Show Summary Details
Page of

Hypoglycemia 

Hypoglycemia
Chapter:
Hypoglycemia
Author(s):

Doris M. Hardacker

DOI:
10.1093/med/9780190226459.003.0032
Page of

PRINTED FROM OXFORD MEDICINE ONLINE (www.oxfordmedicine.com). © Oxford University Press, 2020. All Rights Reserved. Under the terms of the licence agreement, an individual user may print out a PDF of a single chapter of a title in Oxford Medicine Online for personal use (for details see Privacy Policy and Legal Notice).

date: 27 February 2020

The detrimental effects of hyperglycemia have been enumerated in critically ill patients, and more rigid control of glucose during the perioperative period has been advocated. The more liberal use of intraoperative continuous insulin infusions, however, has unfortunately led to an increased incidence of hypoglycemia. Anesthetized patients exhibit few, if any, signs of severe hypoglycemia. Because the brain is dependent on glucose as a primary energy source, the most devastating result of unrecognized hypoglycemia may be permanent neurologic injury or death. Therefore, it is imperative that the anesthesiologist recognize patients who are at risk for this complication and frequently measure glucose levels to avoid inadvertent hypoglycemia.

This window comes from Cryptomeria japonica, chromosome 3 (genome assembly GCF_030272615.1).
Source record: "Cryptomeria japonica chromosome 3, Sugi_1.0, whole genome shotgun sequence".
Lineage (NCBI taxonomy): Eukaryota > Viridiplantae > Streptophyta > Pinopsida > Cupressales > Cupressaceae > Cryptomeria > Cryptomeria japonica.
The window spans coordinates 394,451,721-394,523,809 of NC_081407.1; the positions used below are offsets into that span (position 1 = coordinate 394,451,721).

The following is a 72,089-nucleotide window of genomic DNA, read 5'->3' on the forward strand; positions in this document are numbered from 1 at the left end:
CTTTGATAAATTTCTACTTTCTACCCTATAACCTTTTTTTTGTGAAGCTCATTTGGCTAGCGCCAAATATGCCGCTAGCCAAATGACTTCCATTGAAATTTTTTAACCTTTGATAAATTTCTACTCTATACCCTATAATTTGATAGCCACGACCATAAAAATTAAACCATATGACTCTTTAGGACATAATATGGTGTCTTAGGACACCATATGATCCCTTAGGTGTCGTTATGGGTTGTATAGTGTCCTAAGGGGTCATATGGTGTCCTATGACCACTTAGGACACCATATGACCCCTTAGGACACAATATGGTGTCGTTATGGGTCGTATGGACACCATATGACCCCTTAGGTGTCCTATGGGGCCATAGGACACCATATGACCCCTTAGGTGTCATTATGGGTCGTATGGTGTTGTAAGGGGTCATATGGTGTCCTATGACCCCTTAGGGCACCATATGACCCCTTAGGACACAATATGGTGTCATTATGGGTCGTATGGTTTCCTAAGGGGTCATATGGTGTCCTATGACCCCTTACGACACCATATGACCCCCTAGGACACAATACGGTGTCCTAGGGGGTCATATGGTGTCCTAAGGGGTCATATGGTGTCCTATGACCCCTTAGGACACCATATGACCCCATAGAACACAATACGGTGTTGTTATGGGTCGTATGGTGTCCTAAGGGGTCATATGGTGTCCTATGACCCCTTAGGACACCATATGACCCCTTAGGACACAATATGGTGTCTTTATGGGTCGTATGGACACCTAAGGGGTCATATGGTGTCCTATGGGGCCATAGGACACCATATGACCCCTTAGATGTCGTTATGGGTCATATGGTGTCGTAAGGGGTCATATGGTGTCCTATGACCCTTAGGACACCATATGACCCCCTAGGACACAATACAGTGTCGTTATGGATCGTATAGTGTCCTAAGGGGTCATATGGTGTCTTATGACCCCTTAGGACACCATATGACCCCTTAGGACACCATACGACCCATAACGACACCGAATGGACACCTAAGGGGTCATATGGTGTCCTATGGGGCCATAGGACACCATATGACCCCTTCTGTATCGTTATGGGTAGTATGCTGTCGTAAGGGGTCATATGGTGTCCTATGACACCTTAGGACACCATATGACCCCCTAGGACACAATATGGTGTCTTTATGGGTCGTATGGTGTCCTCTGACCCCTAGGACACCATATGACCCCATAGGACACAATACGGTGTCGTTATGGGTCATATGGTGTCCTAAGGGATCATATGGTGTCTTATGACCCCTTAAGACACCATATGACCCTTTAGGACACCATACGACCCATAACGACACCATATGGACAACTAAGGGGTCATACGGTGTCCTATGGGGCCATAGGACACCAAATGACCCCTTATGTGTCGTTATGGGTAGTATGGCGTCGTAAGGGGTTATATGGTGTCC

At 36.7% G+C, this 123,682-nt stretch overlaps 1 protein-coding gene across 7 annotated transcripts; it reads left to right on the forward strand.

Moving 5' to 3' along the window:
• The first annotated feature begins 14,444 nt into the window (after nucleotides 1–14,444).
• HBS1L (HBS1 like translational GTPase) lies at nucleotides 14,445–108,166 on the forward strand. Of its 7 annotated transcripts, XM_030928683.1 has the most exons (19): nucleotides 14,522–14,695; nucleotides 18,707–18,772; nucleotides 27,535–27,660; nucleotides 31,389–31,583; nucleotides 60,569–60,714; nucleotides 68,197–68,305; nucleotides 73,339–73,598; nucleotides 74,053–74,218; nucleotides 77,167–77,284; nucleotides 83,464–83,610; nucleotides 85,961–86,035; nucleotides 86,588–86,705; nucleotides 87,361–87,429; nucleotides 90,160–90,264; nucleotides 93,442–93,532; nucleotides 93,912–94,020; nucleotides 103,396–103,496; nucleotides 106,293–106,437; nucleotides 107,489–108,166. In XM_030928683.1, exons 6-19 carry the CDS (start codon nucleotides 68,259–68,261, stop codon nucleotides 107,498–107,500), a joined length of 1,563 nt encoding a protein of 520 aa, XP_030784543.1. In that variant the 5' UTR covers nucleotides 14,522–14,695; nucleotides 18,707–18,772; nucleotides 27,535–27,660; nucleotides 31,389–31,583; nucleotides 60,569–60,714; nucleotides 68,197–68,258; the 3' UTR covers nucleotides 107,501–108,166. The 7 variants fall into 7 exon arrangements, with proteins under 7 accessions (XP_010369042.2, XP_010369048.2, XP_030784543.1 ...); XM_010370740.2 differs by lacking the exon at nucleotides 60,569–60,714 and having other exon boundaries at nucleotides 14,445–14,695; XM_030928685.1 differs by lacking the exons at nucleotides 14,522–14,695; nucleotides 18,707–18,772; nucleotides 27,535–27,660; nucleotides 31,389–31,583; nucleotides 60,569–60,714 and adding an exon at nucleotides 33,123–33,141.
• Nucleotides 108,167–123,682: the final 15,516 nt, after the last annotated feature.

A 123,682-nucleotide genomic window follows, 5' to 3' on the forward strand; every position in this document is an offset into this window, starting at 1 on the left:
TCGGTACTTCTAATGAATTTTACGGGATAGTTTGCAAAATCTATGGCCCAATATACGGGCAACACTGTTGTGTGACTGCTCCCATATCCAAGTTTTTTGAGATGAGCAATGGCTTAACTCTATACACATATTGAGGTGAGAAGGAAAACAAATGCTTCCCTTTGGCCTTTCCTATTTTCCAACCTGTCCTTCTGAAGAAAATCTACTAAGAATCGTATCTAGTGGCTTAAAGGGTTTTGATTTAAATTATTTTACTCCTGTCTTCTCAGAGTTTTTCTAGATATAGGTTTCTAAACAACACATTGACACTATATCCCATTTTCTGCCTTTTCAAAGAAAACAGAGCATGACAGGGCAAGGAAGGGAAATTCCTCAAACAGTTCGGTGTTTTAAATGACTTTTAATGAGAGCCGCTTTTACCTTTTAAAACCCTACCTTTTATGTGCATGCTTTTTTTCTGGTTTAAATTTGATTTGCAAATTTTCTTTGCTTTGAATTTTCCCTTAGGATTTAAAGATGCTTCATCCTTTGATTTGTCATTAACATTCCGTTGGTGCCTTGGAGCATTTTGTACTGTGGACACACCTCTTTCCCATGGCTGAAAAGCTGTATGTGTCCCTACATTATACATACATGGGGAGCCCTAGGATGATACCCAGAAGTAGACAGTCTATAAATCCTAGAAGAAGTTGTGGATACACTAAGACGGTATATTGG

Access to the complete content on Oxford Medicine Online requires a subscription or purchase. Public users are able to search the site and view the abstracts for each book and chapter without a subscription.

Please subscribe or login to access full text content.

If you have purchased a print title that contains an access token, please see the token for information about how to register your code.

For questions on access or troubleshooting, please check our FAQs, and if you can't find the answer there, please contact us.